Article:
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The University of Southampton

Employing electric vehicles batteries to store energy for the National Grid

Published: 16 June 2014

Engineers at the University of Southampton have taken delivery of a large state of the art lithium battery and bidirectional charger as part of their research into how to power the next generation of electric vehicles.

Numbers of electric cars and trucks worldwide are set to rise from 1.7million at present to 5.3million by 2020. As they become increasingly popular, it should be possible to link their energy storage capacity to their country's national grid to help even out the peaks and troughs of power generation and storage during the times in the day when they are not being used.  Researchers at Southampton are involved in a project funded by the Engineering and Physical Sciences Research Council (EPSRC) to experiment with charging and discharging batteries and model ways to make the process more energy efficient using smart grids with Internet technology to control the system.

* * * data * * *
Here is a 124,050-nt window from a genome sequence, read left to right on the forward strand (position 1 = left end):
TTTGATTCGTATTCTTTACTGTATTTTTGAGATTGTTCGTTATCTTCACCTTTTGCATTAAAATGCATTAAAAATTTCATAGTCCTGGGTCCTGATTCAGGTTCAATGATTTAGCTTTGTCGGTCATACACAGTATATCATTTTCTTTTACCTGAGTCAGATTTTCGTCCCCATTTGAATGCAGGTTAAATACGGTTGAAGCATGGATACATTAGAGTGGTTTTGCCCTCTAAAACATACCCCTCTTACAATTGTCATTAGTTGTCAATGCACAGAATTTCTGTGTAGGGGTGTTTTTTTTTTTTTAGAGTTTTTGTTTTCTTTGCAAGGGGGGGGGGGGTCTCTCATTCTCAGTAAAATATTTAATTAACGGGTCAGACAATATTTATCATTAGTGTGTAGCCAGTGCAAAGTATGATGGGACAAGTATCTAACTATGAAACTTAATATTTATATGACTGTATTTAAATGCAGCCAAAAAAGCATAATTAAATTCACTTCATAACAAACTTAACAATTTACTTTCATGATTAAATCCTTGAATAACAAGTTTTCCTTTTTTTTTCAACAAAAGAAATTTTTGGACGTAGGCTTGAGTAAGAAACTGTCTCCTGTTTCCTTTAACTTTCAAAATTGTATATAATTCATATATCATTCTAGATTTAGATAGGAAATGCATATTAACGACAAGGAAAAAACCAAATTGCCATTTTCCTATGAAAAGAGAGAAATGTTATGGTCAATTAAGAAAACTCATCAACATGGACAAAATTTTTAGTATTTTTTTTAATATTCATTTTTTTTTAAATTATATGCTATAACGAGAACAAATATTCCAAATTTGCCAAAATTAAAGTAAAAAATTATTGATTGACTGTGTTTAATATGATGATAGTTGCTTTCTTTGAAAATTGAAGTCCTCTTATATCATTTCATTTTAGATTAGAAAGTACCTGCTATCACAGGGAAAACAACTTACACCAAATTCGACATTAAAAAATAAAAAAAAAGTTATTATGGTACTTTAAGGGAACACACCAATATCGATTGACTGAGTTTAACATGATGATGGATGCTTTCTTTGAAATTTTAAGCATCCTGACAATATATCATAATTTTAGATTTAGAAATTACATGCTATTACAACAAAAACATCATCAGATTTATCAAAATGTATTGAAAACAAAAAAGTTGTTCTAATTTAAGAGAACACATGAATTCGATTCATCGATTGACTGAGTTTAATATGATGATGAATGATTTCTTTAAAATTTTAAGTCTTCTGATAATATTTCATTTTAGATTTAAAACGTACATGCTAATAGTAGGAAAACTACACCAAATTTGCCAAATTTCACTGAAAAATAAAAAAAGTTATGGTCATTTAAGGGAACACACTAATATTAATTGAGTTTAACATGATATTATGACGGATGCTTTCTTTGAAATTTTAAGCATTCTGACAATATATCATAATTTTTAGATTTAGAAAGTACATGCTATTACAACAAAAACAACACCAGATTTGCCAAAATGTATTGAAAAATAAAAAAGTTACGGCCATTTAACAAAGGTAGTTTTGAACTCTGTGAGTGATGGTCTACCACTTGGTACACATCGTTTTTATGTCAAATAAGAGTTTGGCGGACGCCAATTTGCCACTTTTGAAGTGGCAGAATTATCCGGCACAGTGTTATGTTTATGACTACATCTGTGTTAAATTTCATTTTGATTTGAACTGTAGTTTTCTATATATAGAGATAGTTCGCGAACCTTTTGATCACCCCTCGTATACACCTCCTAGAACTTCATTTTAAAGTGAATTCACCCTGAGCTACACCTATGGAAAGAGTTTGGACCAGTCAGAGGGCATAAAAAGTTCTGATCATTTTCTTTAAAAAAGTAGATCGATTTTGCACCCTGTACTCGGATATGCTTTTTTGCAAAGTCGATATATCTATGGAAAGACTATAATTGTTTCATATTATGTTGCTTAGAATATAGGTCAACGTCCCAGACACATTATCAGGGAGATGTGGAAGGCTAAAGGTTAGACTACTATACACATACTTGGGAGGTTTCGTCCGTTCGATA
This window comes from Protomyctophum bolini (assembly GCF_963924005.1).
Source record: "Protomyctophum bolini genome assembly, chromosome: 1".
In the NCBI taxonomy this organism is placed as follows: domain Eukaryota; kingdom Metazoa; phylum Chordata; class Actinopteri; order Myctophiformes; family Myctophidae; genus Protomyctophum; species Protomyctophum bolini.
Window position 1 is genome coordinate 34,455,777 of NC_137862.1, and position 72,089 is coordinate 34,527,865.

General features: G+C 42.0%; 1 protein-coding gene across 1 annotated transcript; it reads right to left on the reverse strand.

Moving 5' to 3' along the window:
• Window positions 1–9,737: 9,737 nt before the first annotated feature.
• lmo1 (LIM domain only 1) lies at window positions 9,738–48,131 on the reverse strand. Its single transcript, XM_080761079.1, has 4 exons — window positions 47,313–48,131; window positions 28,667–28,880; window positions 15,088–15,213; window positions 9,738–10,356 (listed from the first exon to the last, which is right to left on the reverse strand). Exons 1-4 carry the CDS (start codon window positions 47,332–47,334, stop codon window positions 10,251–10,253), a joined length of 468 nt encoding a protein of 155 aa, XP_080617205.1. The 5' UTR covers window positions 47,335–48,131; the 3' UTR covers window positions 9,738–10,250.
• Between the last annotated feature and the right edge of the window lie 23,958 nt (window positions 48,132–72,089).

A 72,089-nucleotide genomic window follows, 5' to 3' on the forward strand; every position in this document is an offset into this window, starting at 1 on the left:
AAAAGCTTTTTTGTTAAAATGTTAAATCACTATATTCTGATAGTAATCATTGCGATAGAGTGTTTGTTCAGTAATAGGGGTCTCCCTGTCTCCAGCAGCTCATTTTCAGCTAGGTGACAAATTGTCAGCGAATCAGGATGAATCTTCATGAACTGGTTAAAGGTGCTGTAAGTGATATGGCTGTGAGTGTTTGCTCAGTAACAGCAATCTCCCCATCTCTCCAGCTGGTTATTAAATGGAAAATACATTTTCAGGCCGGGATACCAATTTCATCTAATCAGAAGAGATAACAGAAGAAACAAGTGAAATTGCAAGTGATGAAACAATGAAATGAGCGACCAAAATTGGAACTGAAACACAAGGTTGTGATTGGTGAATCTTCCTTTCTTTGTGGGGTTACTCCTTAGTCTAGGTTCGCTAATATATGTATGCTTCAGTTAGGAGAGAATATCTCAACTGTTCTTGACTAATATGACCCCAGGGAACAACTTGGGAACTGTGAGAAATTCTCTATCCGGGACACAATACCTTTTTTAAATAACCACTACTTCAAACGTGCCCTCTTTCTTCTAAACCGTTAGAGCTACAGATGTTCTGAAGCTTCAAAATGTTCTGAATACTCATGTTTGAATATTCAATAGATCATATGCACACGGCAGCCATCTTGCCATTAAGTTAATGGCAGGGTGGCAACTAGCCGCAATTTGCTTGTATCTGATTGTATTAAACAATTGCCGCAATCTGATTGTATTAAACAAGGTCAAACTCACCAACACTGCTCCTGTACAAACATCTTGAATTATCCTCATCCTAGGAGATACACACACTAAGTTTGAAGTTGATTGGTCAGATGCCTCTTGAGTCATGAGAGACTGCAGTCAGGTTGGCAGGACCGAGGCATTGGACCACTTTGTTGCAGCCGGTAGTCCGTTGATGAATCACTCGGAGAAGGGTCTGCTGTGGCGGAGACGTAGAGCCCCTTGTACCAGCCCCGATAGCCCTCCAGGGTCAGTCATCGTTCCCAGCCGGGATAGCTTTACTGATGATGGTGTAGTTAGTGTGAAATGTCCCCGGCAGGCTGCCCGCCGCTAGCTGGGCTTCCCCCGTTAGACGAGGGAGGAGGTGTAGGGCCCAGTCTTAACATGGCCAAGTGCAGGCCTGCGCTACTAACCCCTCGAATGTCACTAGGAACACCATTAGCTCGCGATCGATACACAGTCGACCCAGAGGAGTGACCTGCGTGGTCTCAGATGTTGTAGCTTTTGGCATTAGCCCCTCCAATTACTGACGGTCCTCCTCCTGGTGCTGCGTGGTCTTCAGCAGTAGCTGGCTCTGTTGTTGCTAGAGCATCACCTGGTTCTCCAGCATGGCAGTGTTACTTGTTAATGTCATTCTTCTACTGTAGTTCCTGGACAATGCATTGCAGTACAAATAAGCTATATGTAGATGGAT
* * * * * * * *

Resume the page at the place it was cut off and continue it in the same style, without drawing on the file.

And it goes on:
The three year Vehicle to Grid (V2G) project is led by Professor Andrew Cruden with Professor  Suleiman Sharkh at Southampton along with colleagues at Sheffield, Warwick, Liverpool and Strathclyde in the UK and Huazhong and Tsinghua in China together with the China Electric Power Research Institute.

"We need to understand more about the practicalities of using car batteries in this way, whether the process would wear out the battery too quickly or cause too much inconvenience for the driver," explains Suleiman. "Like us, our partners are also involved in cutting edge research in this area which could transform the energy generation and transport in years to come."

Two alumni have provided the equipment needed at Southampton. REAP systems, founded by  Dr Dennis Doerffel, designed, manufactured and installed the Energy Storage Solution based on Yuasa cell technology.  The bidirectional grid-connected charger is designed and built by Dr Mohammad Abusara from HiT Power.

An activity based on the project presented by students will be included in the 2014 summer programme for the University of Southampton's popular Roadshow. It tours events, schools and festivals and was at the Natural History Museum in June.

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